Saturday, February 07, 2009

A Category is a Convenient Fiction

Negotiating any profession's important issues and solving the problems encountered in its employ is complex. Higher education is particularly complex because of political hothouse nature of academic thinking and structure, its mind boggling variety of missions and methods, the tension between resistance to change and the need to meet new challenges. As I've taken on different roles over the years, and been presented with new problems to solve, I've found that some of the most useful, most universally applicable tools are these:
  • Theory of evolution
  • Game theory
  • Information theory
I'll briefly touch on the first two, and illustrate a particularly nasty error that can be detected with the third--and explain the title in the process.

Evolution in the broad sense means that things are the way they are now because of processes and conditions that have existed in the past. Ontology recapitulates philology, perhaps not in the literal biological sense, but in essence. This perspective allows one to look under the surface of things and ask the five whys about an existing situation. This is a kind of archaeological dig, or sequencing of DNA (whichever metaphor you prefer).

The results of evolution are messy, redundant, and complex. There's a good reason for this (see my article on survival, for example)--it works. The tax code is a good example of an evolved artifact. Organizational structure is another.

Game theory [wiki] is a master key for helping to understand human interactions. In combination with evolutionary ideas it's even more powerful (see The Selfish Gene by Richard Dawkins). Understanding a process like budget allocation is much easier, I believe, if one thinks of the transactions as formalized in a game theory context. For example, no matter how idealistic a process for dividing the loot is, it will always be easier to give away money than to get it back. Therefore budget directors will always be trying to pad their budgets. Rather than try to combat this, it's better to put people you trust in charge. This is the same debate as planned economy vs free market on a micro scale. (Maybe that's a bad example these days.)

Information theory has many aspects, but the most charming is the idea that in a given language some statements are concise and others are verbose. This is probably obvious, but what may not be so is that we can actually measure this. In common language, frequently used words tend to be short (yes and no, for example). Imagine if 'the' was a three-syllable word!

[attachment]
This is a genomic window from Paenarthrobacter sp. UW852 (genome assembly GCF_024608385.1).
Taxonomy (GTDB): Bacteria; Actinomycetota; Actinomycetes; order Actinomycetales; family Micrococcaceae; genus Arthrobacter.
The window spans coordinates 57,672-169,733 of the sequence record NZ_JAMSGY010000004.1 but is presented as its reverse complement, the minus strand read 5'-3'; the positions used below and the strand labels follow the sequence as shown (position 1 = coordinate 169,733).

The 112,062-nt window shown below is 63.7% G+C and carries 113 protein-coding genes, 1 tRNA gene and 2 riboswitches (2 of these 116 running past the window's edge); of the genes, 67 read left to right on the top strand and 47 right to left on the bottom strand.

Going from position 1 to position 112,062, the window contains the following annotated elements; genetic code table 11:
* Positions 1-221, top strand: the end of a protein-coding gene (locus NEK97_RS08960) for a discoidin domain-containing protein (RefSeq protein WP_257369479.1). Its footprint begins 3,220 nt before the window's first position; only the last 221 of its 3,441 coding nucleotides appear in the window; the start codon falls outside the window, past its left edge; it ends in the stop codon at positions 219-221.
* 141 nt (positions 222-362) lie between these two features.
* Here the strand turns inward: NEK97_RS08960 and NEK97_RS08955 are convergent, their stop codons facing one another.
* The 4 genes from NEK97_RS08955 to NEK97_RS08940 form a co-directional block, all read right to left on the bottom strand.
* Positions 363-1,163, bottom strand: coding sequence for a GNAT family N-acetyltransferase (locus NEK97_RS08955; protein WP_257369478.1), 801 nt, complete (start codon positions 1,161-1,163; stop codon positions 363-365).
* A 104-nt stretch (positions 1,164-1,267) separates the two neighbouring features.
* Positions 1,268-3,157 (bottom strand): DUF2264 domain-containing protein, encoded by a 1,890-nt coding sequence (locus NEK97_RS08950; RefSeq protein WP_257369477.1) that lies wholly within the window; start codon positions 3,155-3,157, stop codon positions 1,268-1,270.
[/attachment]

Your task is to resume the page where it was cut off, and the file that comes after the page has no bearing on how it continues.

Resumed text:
Bureaucracies speak in languages with processes and documents comprising the grammar and vocabulary, and in conjunction with local languages to facilitate transactions. If I say a student was admitted provisionally because of his high school GPA, someone familiar with higher education will understand because of his/her familiarity with the semantic field of higher ed speak.

Some of the lessons I've learned from using information theory in the wild are:
  • Generally, simplicity is better than complexity. Complexities are inefficient, and as a result there is an evolutionary tendency to simplify them through compression. As a trivial example, I started calling the "Administrative Council" AdCo in my emails because I was tired of typing all that. More serious examples include abbreviating some work flow process to cut out complexities. Unfortunately, these may be important, and its better done deliberately than through the whims of evolutionary practice.

  • As a corollary, it's nice to be able to recognize randomness when one sees it. Data is random if it can't be compressed further. Usually we reserve the word for high complexity randomness. For example, recognizing that the fate of students who come to the university is largely random is important. More about that in a minute. I would also argue that the result of most committee interactions is largely random. Different people at a different time would produce different results most of the time. This realization leads me to believe that committees are best employed when one wants to get something/anything done, and NOT when one wants to get a particular thing done. That provides a natural litmus test for assigning a group of people or a single director to a project.

  • Finally, understanding a bit of information theory allows one to recognize when data has* been compressed. I'll explain further.
Every noun represents compressed data. Plato's ideals are just that--but they exist only in our minds, approximating the real world in its forbidding detail. Without such approximations, it would be impossible to process thoughts. Every contingency would breed more until every neuron clamored for attention with some interesting tidbit, and we drooled ourselves into the shallow end of the gene pool.